California Man Faces 20 Years in Prison for Illegal Export After Seller Digs Deeper on End-Use
A California man was recently arrested for illegally exporting cesium atomic clocks to Hong Kong without obtaining the required Bureau of Industry and Security License, the Massachusetts U.S. Attorney’s Office said in a June 27 press release. Alex Yun Cheong Yue allegedly bought the clock from a U.S. reseller by misrepresenting its end-use, and was attempting to buy another clock when the reseller requested to tour Yue’s non-existent California facility to verify the end-use, causing Yue to abort his plans to export a second clock.
According to an indictment unsealed June 27, Yue worked with a Hong Kong man, Wai Kay Victor Zee, to procure the atomic clocks from the U.S. seller and export them to Zee’s company in Hong Kong, Premium Tech Systems. Cesium atomic clocks are used in global positioning system solutions, network timing protocols, encryption programs, and national defense and space applications. They are controlled on the Commerce Control List for national security and anti-terrorism reasons.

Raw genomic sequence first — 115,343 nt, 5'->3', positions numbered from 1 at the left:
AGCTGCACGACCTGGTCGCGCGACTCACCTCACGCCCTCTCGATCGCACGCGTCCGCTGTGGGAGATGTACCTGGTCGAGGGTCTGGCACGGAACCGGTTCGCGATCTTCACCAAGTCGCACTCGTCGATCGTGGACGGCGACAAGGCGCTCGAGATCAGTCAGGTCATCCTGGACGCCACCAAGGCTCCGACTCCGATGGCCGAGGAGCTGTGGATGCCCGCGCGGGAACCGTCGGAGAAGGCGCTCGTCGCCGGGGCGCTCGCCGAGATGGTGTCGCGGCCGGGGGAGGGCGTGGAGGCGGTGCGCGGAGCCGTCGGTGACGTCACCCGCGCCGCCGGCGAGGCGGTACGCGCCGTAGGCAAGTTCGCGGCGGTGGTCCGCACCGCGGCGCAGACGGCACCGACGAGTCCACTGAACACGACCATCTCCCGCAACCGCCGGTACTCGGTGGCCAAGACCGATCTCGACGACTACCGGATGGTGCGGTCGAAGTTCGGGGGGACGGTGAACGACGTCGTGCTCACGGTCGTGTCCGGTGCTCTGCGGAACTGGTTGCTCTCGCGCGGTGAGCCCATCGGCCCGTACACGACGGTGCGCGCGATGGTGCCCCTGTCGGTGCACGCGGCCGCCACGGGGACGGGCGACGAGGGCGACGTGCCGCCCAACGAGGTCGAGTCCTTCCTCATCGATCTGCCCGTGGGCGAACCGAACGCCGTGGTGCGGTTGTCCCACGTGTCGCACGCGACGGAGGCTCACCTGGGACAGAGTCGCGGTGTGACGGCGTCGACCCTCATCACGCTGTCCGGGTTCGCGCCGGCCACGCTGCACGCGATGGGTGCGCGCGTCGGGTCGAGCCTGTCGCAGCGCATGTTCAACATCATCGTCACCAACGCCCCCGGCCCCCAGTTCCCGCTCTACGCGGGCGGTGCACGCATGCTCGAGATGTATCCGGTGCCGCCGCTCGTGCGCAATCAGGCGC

Yue allegedly made up a fictitious company, Ecycle Tech International, to buy the clocks from the U.S. seller, and told the seller that the clocks would be used only in the U.S. for cordless phone research and development, the press release said. The seller shipped the clocks to Yue, who three days later exported them to Hong Kong. Zee then confirmed receipt.
Almost two years later, Yue allegedly tried to buy another clock from the same seller. This time, the seller requested an end-user statement detailing where and how the clocks would be used. Yue sent an end-user certificate saying that the clock would be used in a calibration lab, and told the seller that the clock would not be exported. After the seller requested to visit the California facility where the atomic clock would purportedly be used, Yue canceled the order and refunded the payment he had already received from Zee.
Yue is charged with one count of conspiracy to commit export violations, two counts of unlawful exports and attempted exports, and one count of smuggling. Zee and Premium Tech Systems were also charged, but remain at large in Hong Kong, the release said. Zee faces a maximum sentence of 20 years in prison and a $1 million fine for the alleged export violations.